93

I'm new to Tensorflow and would greatly benefit from some visualizations of what I'm doing. I understand that Tensorboard is a useful visualization tool, but how do I run it on my remote Ubuntu machine?

  • Some possible solutions: (1) It might be the same as running on a local machine, although I haven't verified this: after you run it, it provides you a port number, with that you access it from the browser on your local machine. (2) Are you able to use remote desktop software such as RealVNC? (3) I assume you also run tensorflow computations on the same remote machine; you can also download the log files to your local machine, and run tensorboard on your local machine. – Yao Zhang Jun 23 '16 at 18:17

10 Answers 10

151

Here is what I do to avoid the issues of making the remote server accept your local external IP:

  • when I ssh into the machine, I use the option -L to transfer the port 6006 of the remote server into the port 16006 of my machine (for instance): ssh -L 16006:127.0.0.1:6006 olivier@my_server_ip

What it does is that everything on the port 6006 of the server (in 127.0.0.1:6006) will be forwarded to my machine on the port 16006.


  • You can then launch tensorboard on the remote machine using a standard tensorboard --logdir log with the default 6006port
  • On your local machine, go to http://127.0.0.1:16006 and enjoy your remote TensorBoard.
  • 1
    Also had an issue with tensorboard plots being all black on Safari, it works on Chrome (related to issue #4856) – Olivier Moindrot Nov 30 '16 at 7:57
  • 1
    A small hint: 127.0.0.1 here is your local machine ip, so you should leave it as is. Do not change it to your remote ip. I wasted 10 minutes on this. How stupid I am! – DarkZero Apr 20 '17 at 12:07
  • this and enforcing IPv4 with the -4 ssh flag solved it. Reading around similar questions, many have had issues with IPv6 addresses in their servers. – Robert Parcus Jan 5 '18 at 7:54
  • It seems like I have to stay in the ssh shell. If I close the ssh shell, there is no response from the remote tensorboard. Is there a way to be still connected to the tensorboard while shutting down the ssh shell? – Fan Mar 2 '19 at 20:50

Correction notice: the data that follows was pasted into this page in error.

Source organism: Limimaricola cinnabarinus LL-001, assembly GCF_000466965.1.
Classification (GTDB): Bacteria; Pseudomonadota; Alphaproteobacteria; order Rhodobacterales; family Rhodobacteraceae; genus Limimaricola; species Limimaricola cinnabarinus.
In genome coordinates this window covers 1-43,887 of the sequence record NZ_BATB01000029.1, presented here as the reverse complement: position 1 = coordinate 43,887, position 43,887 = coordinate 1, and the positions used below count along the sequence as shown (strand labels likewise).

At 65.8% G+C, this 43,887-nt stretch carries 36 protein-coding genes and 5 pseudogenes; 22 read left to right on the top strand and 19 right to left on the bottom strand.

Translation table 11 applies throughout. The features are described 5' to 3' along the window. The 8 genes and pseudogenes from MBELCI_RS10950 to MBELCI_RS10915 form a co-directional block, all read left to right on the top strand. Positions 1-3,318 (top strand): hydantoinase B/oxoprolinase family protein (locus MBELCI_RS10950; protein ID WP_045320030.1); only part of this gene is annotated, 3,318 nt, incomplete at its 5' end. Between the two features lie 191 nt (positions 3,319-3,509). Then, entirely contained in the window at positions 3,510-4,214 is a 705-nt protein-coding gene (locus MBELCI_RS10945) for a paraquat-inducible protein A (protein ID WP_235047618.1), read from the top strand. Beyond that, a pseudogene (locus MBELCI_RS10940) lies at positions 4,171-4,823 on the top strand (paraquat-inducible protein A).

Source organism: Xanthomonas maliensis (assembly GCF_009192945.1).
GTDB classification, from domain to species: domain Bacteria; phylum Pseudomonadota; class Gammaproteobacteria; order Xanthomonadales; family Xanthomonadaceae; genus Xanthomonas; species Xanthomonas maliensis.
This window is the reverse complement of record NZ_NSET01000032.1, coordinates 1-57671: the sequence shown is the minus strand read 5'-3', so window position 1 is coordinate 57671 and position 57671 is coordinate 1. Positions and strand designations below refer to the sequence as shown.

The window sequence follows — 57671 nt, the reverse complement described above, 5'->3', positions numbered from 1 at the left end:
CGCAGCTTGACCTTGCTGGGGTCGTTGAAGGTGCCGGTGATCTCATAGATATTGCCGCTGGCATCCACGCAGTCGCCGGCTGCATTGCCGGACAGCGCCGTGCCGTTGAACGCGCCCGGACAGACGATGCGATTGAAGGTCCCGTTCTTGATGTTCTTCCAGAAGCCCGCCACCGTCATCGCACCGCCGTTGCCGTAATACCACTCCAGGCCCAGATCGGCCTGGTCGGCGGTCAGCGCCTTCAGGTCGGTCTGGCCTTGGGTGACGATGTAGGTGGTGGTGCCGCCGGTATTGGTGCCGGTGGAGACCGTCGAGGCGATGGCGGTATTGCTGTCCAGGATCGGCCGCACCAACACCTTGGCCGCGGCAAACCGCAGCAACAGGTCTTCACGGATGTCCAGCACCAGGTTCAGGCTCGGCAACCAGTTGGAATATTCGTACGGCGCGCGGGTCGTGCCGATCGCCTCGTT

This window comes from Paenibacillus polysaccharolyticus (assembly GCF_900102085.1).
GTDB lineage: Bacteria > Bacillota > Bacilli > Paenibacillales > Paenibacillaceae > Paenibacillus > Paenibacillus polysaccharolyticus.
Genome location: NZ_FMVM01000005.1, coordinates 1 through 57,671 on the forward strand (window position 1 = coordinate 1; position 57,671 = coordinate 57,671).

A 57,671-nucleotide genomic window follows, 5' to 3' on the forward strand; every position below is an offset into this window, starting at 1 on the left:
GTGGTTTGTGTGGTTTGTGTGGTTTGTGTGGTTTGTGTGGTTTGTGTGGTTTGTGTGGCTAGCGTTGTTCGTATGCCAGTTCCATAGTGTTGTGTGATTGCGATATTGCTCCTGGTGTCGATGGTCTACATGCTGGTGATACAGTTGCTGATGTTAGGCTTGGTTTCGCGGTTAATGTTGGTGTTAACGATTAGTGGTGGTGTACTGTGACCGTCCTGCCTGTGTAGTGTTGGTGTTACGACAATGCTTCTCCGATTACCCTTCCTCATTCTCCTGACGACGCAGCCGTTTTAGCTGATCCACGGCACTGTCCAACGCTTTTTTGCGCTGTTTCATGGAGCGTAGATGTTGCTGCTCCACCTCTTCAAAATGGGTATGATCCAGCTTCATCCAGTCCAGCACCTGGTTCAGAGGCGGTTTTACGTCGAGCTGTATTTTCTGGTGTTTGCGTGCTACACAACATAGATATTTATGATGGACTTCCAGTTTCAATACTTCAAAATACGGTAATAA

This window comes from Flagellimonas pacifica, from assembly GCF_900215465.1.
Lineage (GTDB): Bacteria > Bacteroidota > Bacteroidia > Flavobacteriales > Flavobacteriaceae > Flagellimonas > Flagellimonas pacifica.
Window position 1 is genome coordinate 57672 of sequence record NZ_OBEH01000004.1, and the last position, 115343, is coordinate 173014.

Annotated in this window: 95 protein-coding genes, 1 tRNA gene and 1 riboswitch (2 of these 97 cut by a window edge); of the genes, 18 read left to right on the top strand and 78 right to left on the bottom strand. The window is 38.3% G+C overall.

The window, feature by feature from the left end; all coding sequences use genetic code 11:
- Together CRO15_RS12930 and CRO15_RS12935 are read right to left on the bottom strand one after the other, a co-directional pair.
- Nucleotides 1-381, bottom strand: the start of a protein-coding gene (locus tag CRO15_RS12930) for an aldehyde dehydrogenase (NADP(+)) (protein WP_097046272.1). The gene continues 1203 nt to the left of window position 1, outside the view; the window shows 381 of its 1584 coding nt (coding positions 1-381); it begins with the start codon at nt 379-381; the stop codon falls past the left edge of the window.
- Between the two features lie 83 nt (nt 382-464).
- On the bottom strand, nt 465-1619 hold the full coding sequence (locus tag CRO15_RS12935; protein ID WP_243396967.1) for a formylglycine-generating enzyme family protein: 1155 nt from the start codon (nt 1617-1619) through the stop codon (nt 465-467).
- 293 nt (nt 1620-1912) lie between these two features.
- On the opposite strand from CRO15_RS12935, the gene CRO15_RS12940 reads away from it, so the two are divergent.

• @Fan: check the other answer below. Basically you can add the -N flag to avoid opening an ssh shell. Adding -f puts the ssh connection in the background. – Olivier Moindrot Mar 2 '19 at 23:30
59

You can port-forward with another ssh command that need not be tied to how you are connecting to the server (as an alternative to the other answer). Thus, the ordering of the below steps is arbitrary.

  1. from your local machine, run

    ssh -N -f -L localhost:16006:localhost:6006 <user@remote>

  2. on the remote machine, run:

    tensorboard --logdir <path> --port 6006

  3. Then, navigate to (in this example) http://localhost:16006 on your local machine.

(explanation of ssh command:

-N : no remote commands

-f : put ssh in the background

-L <machine1>:<portA>:<machine2>:<portB> :

forward <machine2>:<portB> (remote scope) to <machine1>:<portA> (local scope)

  • as mentioned by @0xcaff, you should listen on your other interfaces instead – mmohaveri Mar 6 '19 at 1:44
  • For specific port, ssh -p PORTNUMBER -N -f -L localhost:16006:localhost:6006 <user@remote>. – Wey Shi Jun 10 '19 at 9:43
40

You don't need to do anything fancy. Just run:

tensorboard --host 0.0.0.0 <other args here>

and connect with your server url and port. The --host 0.0.0.0 tells tensorflow to listen from connections on all IPv4 addresses on the local machine.

  • This should be the correct answer.. mostly likely tensorboard is just not bound to an address visible to external services. – Duane Sep 7 '18 at 4:23
  • 1
    It doesn't work for me for a remote server...What am I missing? – Idan azuri Jan 7 '19 at 16:32
  • If you only want to listen on your public IP, you can do: tensorboard --host $(hostname -I) <other args here> And then you can copy-paste the URL that tensorboard prints out: TensorBoard 1.12.2 at 10.0.50.42:6006 (Press CTRL+C to quit) – Morten Jan 14 '19 at 9:08
  • @Idanazuri Do you have http access to your remote machine, or is it firewalled (eg: only accessible via an ssh connection)? If it's ssh only, then this answer will not work for you. – drevicko Nov 27 '19 at 0:45
9

Another option if you can't get it working for some reason is to simply mount a logdir directory on your filesystem with sshfs: